More Murderous Behavior in Zimbabwe

By on October 16, 2015 with 12 Comments

It seems there’s hardly any good news coming out of Zimbabwe these days. Three months ago, American dentist Walter Palmer shot Cecil, one of the most famous lions in Hwange National Park, after luring him from the park’s protected confines. We got word on Monday of this week that Zimbabwe officials won’t charge Palmer in Cecil’s death, clearly a political move so as not to discourage trophy hunters from visiting the country to conduct their killing escapades. Then, we learned on Tuesday that rangers found several dozen elephants dead in Hwange, bringing the number of elephants poisoned and dismembered for their tusks in Zimbabwe to 43 in just the last month. And on Friday, we woke up to news that in an authorized hunt there, a German hunter had shot a giant male elephant, reportedly the largest elephant to be killed in decades on the continent.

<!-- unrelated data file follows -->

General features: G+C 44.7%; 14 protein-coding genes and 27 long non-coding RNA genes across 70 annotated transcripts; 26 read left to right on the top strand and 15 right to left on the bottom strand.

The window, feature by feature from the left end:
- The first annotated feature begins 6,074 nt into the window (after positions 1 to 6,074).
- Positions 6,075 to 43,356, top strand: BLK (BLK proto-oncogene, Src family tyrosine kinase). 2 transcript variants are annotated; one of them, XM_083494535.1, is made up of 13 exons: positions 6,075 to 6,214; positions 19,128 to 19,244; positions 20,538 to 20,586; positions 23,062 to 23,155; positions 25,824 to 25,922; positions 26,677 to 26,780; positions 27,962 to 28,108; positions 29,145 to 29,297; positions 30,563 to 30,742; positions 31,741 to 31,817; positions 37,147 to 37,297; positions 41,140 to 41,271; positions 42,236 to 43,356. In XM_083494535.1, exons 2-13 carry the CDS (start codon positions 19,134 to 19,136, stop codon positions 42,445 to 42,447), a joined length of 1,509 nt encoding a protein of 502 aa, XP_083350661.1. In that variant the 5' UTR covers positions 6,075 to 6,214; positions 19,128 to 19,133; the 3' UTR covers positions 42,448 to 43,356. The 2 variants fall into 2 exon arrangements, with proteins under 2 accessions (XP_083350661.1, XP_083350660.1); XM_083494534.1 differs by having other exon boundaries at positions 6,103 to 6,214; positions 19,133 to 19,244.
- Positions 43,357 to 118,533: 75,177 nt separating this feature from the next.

The killing of this magnificent elephant is an additional mark of disgrace for Zimbabwe, which invites globe-trotting elites to shoot its largest and often rarest animals if they hand over enough cash. It’s a pay-to-slay transaction, and  all rolled up, this business of serial head-hunting is exacting an immense toll on  the nation’s wildlife. Precisely because of Zimbabwe’s autocratic government, and its reckless wildlife management, the United States suspended any imports of elephant trophies from the country two years ago. It’s time for Germany to get with the program and match the U.S. action.

Trophy hunting animals is such a waste in a country that earns so much more from photographic tourism: an Economists at Large report found that, in 2011, Zimbabwe earned 31 times more from tourism than from trophy hunting. This puts the lie to the claim that the country needs to pursue trophy hunting as a development strategy. And I hope the trophy hunters spare us the rhetoric that the activities are compatible – killing Cecil, killing the giant male elephant this week, and other similar slayings denude the nation of its rich wildlife heritage and deduct from wildlife-watching experiences for people who come with much more cash and with far more peaceful intentions.